The scientific evidence used by Housing New Zealand to evict people for methamphetamine contamination is being questioned by an expert in the field.
Some people have been charged large sums of money to cover the cost of decontaminating properties, based on that evidence.
Housing New Zealand has ramped up its testing regime, carrying out nearly 593 tests in the last six months of last year - with 279 homes testing positive for methamphetamine.
RNZ has obtained documents that detail the tests used in three of the most high profile evictions of the last few years.
Nick Kim is a senior lecturer in environmental chemistry at Massey University and he examined the test results from the three houses.
He said one of the houses was likely being used for methamphetamine production, but he had serious concerns about the other two, and the way the tests were carried out.
Dr Kim said test results from a state house in Whangarei suggest people there had smoked methamphetamine.
But he said the recommendation by the company that carried out the tests, Dowdell and Associates, that the house not be tenanted and decontaminated, was overkill.
"You need a bit more of an argument to say a property shouldn't be tenanted.
"When I look at the New Zealand guidelines they don't refer to de-tenanting houses - they refer to reoccupying methlabs."
Arguably the most high profile case is from a state house in Ashburton.
The tenant there was evicted and the Tenancy Tribunal ordered her to pay $34,000 for the cost of decontamination.
But Dr Kim is not convinced anyone at that house had even smoked meth there.
"From an analytical chemistry point of view and also knowing the traces of methamphetamine than can exist just in the community on bank notes, I know that it's easy accidentally to contaminate samples when they're being collected," Dr Kim said.
"With these results I could view them two ways, I could say two of the 11 sample results show presence of methamphetamine at the property, or I could say that two of the 11 represent sample contamination that was introduced - I certainly can't prove it's not contamination."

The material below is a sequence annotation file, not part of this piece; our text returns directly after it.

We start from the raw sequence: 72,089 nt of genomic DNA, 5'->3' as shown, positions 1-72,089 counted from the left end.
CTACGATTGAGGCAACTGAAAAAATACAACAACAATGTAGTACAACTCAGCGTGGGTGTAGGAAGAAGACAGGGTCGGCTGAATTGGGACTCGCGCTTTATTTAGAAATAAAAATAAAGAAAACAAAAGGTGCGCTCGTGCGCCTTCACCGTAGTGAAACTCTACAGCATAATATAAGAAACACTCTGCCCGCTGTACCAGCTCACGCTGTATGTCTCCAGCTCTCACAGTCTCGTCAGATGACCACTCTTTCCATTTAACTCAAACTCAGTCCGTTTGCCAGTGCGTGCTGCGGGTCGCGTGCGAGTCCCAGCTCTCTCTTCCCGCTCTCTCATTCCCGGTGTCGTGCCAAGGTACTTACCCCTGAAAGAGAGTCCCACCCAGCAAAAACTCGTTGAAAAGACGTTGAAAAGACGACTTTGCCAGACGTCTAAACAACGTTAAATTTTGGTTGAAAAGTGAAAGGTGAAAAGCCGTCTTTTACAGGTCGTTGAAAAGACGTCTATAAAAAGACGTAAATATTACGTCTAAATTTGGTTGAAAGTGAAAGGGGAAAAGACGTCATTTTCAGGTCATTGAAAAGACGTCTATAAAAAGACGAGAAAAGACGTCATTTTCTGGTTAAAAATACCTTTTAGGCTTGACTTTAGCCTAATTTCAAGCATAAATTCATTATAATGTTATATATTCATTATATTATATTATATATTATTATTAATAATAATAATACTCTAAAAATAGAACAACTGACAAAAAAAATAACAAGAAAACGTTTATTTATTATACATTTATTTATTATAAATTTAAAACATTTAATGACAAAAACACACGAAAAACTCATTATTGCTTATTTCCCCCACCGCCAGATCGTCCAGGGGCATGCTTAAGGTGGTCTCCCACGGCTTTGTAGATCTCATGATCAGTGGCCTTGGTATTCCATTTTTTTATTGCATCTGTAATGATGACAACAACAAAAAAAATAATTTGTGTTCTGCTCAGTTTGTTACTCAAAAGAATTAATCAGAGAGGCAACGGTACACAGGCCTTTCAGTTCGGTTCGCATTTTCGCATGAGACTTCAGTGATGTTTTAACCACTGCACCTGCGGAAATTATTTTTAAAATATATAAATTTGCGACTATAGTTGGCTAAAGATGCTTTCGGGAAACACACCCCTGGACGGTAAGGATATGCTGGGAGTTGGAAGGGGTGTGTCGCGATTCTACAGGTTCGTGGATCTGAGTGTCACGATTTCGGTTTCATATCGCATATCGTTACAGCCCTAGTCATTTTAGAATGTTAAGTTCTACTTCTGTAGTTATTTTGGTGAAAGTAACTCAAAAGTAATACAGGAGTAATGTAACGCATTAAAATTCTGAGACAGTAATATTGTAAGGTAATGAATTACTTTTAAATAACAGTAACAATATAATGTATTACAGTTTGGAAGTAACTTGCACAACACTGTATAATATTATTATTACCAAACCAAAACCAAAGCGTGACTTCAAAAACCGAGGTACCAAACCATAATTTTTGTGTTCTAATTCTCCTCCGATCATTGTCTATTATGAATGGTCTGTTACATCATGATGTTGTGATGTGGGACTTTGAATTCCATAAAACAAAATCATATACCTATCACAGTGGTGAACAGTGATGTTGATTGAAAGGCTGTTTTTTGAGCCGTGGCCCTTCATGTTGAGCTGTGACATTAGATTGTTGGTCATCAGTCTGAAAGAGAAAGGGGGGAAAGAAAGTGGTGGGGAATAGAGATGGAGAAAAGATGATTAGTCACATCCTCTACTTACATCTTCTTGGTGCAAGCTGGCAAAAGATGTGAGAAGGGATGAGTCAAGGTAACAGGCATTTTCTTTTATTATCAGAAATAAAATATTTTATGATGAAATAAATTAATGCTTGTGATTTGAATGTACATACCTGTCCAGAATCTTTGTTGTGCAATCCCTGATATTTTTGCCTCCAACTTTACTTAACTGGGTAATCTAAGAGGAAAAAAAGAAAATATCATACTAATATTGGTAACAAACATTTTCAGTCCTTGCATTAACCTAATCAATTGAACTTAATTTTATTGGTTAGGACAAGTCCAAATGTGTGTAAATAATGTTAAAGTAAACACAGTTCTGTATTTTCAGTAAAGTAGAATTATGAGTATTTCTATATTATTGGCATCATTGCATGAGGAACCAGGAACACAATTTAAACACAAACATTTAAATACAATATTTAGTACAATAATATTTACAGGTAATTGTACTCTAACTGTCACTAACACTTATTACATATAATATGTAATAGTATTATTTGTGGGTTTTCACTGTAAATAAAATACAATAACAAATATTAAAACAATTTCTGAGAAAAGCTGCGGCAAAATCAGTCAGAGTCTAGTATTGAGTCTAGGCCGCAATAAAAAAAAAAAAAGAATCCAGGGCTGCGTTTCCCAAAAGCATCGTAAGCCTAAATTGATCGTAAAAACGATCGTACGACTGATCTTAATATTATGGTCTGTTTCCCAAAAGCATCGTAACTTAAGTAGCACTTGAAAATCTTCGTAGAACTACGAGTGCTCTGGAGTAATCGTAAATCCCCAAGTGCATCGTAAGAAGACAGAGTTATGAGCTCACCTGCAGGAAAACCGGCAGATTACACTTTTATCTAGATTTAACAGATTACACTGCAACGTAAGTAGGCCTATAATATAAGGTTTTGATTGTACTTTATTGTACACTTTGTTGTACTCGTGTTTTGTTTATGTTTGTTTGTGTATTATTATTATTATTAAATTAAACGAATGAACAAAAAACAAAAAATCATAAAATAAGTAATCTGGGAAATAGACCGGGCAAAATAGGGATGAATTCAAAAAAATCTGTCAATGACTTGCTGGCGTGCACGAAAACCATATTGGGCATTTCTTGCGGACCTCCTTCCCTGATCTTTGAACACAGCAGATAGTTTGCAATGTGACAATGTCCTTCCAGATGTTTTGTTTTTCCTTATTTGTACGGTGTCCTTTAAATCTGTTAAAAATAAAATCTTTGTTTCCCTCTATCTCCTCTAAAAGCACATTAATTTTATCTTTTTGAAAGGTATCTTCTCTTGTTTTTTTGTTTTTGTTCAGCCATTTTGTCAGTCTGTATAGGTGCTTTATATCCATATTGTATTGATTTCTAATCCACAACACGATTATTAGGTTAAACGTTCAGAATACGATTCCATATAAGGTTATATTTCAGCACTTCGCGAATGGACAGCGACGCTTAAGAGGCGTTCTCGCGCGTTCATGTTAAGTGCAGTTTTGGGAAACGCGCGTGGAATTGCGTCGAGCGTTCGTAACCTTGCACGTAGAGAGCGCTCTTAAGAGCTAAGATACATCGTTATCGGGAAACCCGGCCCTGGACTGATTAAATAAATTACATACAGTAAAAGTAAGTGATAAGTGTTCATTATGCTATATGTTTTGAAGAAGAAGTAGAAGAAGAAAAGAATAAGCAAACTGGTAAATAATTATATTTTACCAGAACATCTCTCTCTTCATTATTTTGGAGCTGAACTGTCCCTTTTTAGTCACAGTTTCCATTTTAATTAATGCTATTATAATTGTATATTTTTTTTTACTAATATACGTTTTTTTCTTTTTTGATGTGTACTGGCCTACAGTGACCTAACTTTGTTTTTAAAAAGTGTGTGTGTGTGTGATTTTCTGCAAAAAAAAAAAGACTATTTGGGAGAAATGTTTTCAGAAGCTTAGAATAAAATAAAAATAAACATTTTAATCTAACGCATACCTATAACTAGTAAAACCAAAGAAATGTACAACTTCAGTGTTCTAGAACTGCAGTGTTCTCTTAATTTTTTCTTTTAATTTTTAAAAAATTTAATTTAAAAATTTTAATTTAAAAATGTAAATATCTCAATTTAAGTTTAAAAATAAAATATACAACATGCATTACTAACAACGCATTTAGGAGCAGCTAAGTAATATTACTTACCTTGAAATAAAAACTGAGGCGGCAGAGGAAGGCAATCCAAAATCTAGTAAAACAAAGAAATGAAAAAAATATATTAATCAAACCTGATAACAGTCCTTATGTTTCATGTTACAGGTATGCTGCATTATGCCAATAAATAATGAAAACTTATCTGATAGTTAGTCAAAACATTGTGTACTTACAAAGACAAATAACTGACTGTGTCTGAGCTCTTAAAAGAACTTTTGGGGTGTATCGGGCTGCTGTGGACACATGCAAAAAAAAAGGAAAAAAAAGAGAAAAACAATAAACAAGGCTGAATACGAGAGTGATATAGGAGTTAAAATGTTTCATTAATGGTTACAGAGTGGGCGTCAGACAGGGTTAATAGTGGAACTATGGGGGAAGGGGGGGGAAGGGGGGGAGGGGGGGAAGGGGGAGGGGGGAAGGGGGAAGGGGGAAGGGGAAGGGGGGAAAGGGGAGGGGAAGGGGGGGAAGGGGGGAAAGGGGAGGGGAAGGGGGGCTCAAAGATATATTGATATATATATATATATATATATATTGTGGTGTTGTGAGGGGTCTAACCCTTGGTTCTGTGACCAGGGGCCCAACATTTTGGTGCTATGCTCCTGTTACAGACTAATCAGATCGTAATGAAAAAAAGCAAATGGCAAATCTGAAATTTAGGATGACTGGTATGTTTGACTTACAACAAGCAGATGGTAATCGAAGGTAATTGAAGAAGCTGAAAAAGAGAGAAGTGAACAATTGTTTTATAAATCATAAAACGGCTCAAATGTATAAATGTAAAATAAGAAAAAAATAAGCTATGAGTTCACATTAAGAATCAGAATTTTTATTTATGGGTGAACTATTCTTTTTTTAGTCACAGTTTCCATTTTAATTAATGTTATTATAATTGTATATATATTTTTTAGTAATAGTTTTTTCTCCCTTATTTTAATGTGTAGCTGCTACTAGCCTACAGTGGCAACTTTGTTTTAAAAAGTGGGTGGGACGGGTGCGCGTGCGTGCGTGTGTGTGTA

An investigation by TVNZ's Fair Go this year found meth contamination is so common it can be found on bank notes at levels tenants are being evicted for.
Dr Kim said typically at outdoor sites where contamination is being assessed against guidelines, the results would be averaged out but this did not happened at the Ashburton house - if it had it would be well below the guideline level.
The Tenancy Tribunal refused to comment when approached by RNZ saying it could prejudice future decisions.
Dr Kim said Housing New Zealand was going too far in kicking out tenants after detecting forensic level drug traces and the situation was becoming bizarre.
However, Housing New Zealand's chemical contamination manager Charlie Mitchell said there was zero tolerance for illegal activity.
"If we can determine that the tenant is responsible for the contamination then we're going to terminate that tenancy."
Housing New Zealand acknowledged the meth guidelines it applied to its houses was never intended to assess the smoking of the drug - and admitted it was "not entirely suitable" .
It is participating on a committee that will develop new national meth contamination standards.
Nevertheless, Mr Mitchell said the agency would continue to evict tenants in the meantime.
"But as I say when people are using meth within our properties, and when we're going through the appropriate steps to carry out testing ... it's appropriate for us to act on that."
Green Party MP Marama Davidson said some of the country's most vulnerable people were being left homeless on the back of dubious testing.
She wants a moratorium on evictions to be considered until proper guidelines are in place.
"Testing for P (meth) is yet another way for the government to rid itself of its responsibility to provide state housing," Mrs Davidson said.
Dowdell and Associates, which tested the Whangarei house, also tested the Ashburton property where the tenants were left with a $34,000 bill.
The scientist who carried out the testing refused to talk to RNZ, saying that was not allowed to under their contract.